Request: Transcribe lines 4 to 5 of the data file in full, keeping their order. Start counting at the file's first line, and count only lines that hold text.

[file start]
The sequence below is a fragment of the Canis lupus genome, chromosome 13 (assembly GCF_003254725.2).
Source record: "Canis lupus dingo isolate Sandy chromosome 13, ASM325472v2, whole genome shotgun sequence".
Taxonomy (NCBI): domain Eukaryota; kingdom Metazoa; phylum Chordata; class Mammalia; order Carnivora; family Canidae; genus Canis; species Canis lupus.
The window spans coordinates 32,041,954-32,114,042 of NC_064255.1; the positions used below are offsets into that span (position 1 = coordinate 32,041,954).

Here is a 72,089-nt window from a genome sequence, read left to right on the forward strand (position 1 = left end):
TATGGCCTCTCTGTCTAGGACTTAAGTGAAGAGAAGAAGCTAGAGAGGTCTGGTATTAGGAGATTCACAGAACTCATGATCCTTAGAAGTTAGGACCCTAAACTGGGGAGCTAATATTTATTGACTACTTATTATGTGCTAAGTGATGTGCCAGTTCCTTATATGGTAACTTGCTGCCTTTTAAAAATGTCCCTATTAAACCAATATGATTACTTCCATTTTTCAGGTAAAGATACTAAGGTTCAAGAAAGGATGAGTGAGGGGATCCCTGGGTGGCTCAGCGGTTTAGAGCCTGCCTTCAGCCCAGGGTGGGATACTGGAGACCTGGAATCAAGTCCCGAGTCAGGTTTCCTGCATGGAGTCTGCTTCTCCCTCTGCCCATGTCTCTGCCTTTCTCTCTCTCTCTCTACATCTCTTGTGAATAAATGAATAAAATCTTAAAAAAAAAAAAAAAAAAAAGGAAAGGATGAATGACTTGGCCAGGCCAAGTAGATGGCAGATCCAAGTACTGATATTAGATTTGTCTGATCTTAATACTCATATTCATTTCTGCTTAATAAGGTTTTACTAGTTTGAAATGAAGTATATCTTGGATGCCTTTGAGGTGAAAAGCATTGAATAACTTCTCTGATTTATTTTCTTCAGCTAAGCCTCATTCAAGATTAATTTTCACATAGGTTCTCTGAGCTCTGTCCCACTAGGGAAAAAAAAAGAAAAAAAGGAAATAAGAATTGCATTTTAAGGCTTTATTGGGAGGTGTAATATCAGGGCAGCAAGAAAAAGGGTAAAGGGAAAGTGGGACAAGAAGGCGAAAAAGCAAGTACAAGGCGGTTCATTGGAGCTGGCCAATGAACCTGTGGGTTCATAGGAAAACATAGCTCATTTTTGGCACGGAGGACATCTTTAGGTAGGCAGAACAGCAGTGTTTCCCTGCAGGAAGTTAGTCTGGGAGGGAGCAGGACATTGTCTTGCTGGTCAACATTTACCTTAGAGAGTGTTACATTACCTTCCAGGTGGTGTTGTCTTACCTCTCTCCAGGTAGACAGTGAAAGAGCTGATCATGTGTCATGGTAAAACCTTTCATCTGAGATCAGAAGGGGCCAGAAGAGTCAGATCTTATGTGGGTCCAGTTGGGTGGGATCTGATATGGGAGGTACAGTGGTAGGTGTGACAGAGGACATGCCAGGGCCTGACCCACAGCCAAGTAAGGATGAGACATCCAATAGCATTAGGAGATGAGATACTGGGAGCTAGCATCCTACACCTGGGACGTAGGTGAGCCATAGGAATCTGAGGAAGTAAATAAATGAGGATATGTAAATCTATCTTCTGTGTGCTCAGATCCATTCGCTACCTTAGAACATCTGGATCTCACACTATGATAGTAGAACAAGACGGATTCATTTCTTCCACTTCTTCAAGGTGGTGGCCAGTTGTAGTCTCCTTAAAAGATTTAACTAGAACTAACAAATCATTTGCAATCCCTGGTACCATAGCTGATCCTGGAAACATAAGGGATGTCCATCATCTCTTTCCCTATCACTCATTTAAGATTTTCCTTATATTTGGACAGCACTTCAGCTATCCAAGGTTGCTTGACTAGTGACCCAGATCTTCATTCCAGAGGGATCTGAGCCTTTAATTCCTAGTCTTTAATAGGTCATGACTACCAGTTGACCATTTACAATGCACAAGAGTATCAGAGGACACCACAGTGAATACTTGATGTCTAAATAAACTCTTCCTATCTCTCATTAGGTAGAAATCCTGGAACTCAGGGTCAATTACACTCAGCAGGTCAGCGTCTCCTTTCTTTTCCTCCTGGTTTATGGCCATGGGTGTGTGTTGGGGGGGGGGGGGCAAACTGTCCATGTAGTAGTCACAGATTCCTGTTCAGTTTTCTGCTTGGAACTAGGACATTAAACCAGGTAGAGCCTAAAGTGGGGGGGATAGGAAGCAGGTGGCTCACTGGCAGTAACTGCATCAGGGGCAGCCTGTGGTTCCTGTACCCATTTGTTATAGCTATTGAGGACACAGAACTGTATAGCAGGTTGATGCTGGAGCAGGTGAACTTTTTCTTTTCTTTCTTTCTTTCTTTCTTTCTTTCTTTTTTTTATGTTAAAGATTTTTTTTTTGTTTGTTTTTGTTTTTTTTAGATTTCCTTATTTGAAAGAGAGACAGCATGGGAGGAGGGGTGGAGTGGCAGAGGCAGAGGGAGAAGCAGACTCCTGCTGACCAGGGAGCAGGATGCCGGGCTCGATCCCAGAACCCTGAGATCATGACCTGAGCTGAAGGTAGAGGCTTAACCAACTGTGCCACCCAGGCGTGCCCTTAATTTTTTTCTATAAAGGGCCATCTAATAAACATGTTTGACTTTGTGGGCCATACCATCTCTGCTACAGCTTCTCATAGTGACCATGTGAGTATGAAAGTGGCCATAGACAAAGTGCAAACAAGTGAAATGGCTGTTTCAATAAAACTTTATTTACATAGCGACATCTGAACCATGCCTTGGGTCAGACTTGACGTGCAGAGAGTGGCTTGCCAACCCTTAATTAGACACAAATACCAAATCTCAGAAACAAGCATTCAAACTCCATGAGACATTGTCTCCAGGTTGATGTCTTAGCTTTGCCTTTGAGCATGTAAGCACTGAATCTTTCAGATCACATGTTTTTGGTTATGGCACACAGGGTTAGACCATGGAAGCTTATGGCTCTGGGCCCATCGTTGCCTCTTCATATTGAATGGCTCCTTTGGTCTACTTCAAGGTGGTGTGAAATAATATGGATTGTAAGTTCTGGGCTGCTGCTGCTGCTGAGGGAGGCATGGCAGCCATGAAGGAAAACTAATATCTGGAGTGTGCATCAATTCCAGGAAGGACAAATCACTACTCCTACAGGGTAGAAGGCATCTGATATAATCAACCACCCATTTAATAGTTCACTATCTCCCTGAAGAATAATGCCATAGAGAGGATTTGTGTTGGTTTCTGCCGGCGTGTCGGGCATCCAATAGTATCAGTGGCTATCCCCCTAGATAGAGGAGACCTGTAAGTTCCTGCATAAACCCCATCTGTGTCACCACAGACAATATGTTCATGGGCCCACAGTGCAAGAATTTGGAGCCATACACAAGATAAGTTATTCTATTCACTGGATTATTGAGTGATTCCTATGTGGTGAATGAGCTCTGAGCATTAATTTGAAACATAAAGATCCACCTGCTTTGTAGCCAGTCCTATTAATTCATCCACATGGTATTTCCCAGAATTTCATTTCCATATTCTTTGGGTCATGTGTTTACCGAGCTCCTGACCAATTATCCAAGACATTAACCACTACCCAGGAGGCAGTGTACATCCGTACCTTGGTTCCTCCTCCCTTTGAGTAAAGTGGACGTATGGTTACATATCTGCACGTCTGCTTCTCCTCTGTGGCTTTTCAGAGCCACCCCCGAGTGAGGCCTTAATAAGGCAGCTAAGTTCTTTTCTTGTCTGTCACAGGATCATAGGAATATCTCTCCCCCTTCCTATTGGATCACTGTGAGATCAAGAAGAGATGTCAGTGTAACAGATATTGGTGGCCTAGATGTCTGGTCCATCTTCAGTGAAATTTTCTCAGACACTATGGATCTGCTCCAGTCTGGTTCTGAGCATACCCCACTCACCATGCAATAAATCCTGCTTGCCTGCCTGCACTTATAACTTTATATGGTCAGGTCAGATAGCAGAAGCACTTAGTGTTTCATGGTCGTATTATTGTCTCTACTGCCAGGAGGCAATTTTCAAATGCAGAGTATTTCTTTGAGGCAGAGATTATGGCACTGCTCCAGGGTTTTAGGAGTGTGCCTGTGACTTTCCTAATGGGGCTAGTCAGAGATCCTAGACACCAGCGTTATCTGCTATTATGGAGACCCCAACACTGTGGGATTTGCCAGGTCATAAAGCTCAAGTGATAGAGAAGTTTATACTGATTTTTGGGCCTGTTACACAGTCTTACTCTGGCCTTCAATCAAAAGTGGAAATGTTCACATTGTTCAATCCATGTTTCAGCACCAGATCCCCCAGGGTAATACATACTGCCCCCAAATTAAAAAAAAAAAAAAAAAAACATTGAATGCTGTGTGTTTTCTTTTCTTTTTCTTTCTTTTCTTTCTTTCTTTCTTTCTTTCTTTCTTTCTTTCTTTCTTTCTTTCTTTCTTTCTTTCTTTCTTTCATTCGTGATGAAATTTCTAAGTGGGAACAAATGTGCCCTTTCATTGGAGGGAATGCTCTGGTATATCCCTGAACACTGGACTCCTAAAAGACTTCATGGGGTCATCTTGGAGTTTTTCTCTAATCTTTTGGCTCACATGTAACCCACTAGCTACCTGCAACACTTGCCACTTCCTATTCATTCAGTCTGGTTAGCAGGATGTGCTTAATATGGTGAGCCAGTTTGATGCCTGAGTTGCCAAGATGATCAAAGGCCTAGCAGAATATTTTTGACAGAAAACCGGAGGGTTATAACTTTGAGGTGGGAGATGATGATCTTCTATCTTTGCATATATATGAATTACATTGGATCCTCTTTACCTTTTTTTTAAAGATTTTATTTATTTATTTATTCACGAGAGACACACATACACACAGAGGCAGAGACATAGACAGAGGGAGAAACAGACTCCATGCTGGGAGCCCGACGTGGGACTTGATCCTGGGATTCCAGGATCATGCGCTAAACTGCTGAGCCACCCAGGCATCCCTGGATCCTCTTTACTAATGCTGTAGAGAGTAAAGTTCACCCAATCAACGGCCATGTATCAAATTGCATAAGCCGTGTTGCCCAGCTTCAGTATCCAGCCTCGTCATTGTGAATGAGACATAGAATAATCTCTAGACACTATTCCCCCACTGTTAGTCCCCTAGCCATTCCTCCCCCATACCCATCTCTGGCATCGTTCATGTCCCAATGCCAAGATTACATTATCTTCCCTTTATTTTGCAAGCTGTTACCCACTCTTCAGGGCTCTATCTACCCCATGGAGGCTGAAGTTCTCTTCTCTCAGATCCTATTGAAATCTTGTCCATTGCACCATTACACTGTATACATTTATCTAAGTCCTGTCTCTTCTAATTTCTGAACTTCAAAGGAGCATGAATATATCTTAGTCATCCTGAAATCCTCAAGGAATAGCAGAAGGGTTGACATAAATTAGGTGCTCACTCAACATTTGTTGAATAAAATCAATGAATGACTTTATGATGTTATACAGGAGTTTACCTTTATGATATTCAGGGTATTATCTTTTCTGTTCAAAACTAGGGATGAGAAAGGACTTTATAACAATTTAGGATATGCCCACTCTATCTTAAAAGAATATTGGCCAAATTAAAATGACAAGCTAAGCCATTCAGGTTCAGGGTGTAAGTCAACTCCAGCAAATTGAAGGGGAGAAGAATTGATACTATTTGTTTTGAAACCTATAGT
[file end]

The window spans coordinates 32,041,954-32,114,042 of NC_064255.1; the positions used below are offsets into that span (position 1 = coordinate 32,041,954).

Here is a 72,089-nt window from a genome sequence, read left to right on the forward strand (position 1 = left end):